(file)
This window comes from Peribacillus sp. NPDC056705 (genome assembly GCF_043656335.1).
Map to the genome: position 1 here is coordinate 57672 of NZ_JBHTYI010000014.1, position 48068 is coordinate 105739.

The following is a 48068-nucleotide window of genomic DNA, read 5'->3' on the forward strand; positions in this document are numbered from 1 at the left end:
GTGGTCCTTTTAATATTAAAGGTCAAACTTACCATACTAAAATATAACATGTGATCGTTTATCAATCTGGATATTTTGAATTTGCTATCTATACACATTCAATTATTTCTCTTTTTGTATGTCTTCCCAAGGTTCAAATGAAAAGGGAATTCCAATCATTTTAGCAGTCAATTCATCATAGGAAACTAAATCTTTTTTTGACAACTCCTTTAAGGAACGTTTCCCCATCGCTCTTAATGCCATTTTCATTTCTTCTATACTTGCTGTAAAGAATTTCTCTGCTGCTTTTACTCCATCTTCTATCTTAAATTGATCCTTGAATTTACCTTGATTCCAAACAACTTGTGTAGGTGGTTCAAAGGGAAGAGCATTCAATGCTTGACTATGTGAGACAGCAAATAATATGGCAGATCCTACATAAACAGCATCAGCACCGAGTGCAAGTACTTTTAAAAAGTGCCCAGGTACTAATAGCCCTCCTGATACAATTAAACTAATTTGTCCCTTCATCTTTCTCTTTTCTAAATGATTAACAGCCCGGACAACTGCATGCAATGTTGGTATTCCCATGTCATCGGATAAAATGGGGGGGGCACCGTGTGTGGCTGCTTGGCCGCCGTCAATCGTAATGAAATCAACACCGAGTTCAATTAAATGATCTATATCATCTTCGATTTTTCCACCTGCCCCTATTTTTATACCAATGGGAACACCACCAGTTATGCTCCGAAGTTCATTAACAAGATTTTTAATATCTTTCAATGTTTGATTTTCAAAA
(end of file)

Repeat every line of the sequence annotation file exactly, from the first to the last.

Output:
This window comes from Peribacillus sp. NPDC056705 (genome assembly GCF_043656335.1).
Map to the genome: position 1 here is coordinate 57672 of NZ_JBHTYI010000014.1, position 48068 is coordinate 105739.

The following is a 48068-nucleotide window of genomic DNA, read 5'->3' on the forward strand; positions in this document are numbered from 1 at the left end:
GTGGTCCTTTTAATATTAAAGGTCAAACTTACCATACTAAAATATAACATGTGATCGTTTATCAATCTGGATATTTTGAATTTGCTATCTATACACATTCAATTATTTCTCTTTTTGTATGTCTTCCCAAGGTTCAAATGAAAAGGGAATTCCAATCATTTTAGCAGTCAATTCATCATAGGAAACTAAATCTTTTTTTGACAACTCCTTTAAGGAACGTTTCCCCATCGCTCTTAATGCCATTTTCATTTCTTCTATACTTGCTGTAAAGAATTTCTCTGCTGCTTTTACTCCATCTTCTATCTTAAATTGATCCTTGAATTTACCTTGATTCCAAACAACTTGTGTAGGTGGTTCAAAGGGAAGAGCATTCAATGCTTGACTATGTGAGACAGCAAATAATATGGCAGATCCTACATAAACAGCATCAGCACCGAGTGCAAGTACTTTTAAAAAGTGCCCAGGTACTAATAGCCCTCCTGATACAATTAAACTAATTTGTCCCTTCATCTTTCTCTTTTCTAAATGATTAACAGCCCGGACAACTGCATGCAATGTTGGTATTCCCATGTCATCGGATAAAATGGGGGGGGCACCGTGTGTGGCTGCTTGGCCGCCGTCAATCGTAATGAAATCAACACCGAGTTCAATTAAATGATCTATATCATCTTCGATTTTTCCACCTGCCCCTATTTTTATACCAATGGGAACACCACCAGTTATGCTCCGAAGTTCATTAACAAGATTTTTAATATCTTTCAATGTTTGATTTTCAAAA